I’ve always been a collector. My teenage years were defined by collecting all sorts of things, from figurines to manga to pogs (yes, pogs) to Beanie Babies. If it could be collected, odds are at some point it caught my interest.
As I’ve gotten older, I’ve done my best to control my collecting impulse (with varying success), mostly to keep my condo from becoming as cluttered as my old bedroom at my Dad’s house. But I have one thing I just can’t give up, no matter how many of them I have: books. This includes books from my childhood.
If I’m not around to help clear out a room in my Dad’s house, he always gets one specific request from me: do not throw out or donate any books until I get a chance to go through them. Most of the other things I’ve collected over the years I no longer want and can be safely sold, donated or thrown out. But I have to go through the books myself.
This attachment to my childhood books came in handy recently. I’m attending BookCon on Saturday, and in preparation for this I went to my Dad’s house on Memorial Day and spent a couple of hours going through boxes in the garage looking for a few specific books. A couple of authors I loved in my childhood are attending BookCon, and the more I thought about one in particular, the more I realized I probably don’t give him enough credit for the influence he’s had on me.
That author is R.L. Stine.
I don’t know many people in my generation who didn’t read at least one Goosebumps book growing up. I think I read most of them through my school’s library or by borrowing them from friends, but I remembered that I owned at least one, because I got it in my Easter basket one year (I was an odd child). So I let my Dad know about a week before Memorial Day that I wanted to dig up some books in case he knew what boxes they would be in (there are a lot of unlabeled boxes in our garage). Goosebumps has been reissued, but I would like to get an original one signed. Luckily, my Dad was able to dig out a couple before I even arrived to go through the boxes.
I read R.L. Stine (and M.D. Spenser, who is not attending BookCon but still bears mentioning because I apparently owned significantly more Shivers books than Goosebumps books) way before I was old enough to pick up a Stephen King book. Yet for some reason I never considered how formative Goosebumps and Shivers must have been for me. It’s possible that without starting with those series, I never would have thought to pick up Carrie or Cujo when I found them in my parents’ book collection when I was older. But for years, Goosebumps faded from my memory (as a lot of my childhood has). Now it seems so obvious that R.L. Stine and M.D. Spenser likely had as much influence on my writing as Stephen King or Richard Matheson. I just read them decades before I decided to try writing horror myself.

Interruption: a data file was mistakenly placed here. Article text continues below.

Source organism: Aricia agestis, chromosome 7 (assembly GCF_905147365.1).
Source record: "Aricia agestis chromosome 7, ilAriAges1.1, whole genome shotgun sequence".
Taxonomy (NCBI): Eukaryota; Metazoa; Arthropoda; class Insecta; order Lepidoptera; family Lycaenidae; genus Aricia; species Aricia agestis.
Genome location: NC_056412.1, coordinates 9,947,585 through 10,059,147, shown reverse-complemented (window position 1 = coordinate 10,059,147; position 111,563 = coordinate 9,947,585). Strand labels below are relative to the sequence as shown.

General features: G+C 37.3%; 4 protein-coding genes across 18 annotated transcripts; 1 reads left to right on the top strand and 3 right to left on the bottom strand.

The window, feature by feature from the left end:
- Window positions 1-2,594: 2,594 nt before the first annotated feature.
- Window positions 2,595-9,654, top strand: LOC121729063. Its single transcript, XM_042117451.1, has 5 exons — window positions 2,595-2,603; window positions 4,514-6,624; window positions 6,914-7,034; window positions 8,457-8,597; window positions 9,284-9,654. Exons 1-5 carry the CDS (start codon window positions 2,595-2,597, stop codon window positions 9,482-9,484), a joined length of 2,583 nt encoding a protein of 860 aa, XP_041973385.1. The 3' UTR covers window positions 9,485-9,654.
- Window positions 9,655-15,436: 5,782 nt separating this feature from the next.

But I didn’t only read horror books as a kid. In fact, my favorite series when I was a preteen was Animorphs, and I still have my entire collection of those books (I didn’t even have to dig them out of boxes in the garage). But the other books I was hunting for this past Monday were nothing like Goosebumps or Animorphs. I’m talking about The Baby-sitters Club. (I read an eclectic mix of books as a kid and continue to do so as an adult.) Ann M. Martin is the other author attending BookCon that I remember from my childhood.
Unlike most of the girls I was friends with growing up, I never ended up babysitting regularly outside of watching my sister from time to time. Yet at one point my sister and I had nearly 50 Baby-sitters Club books that we had inherited from an older cousin. And I read them all and liked them a great deal—despite the series title, they’re about more than just babysitting. They were a nice change from the Goosebumps, Animorphs and Shivers books because they often dealt with issues immediately relevant to my preteen and early teen life. Sometimes I wanted to read about saving the world or stopping a scary monster, and other times I wanted to know how to deal with having a fight with my best friend.
Despite that I know we had a vast collection of these books, it took me almost the entire two-and-a-half hours I was at my Dad’s looking through boxes to find one Baby-sitters Club book. I have no idea where the other ones went; they may yet be buried in boxes in the garage. But I only need one book to get signed, and again I’m glad I found one of the original ones instead of having to buy a reissued one. There’s just a certain nostalgia attached to finding the copy you actually read instead of buying a new copy of a book.
Even though it took me awhile to find the book I had gone to find, I had a lot of fun going through the other boxes. In the end, I put most of the books back for the time being. But I did pull out a couple of surprise gems, including Catwings, which I had no recollection of owning, and a couple of books that had been signed by various authors when they had visited my school or local bookstores when I was a kid. Someday I’ll have all those beloved books on my shelves here at my condo. I have great introductory science and nature textbooks that I remember my Grandpa giving me and my sister, and a wonderful collection of picture books that my parents used to read to me. In the meantime, it was fun to take a little trip back to my childhood as remembered through the books I loved.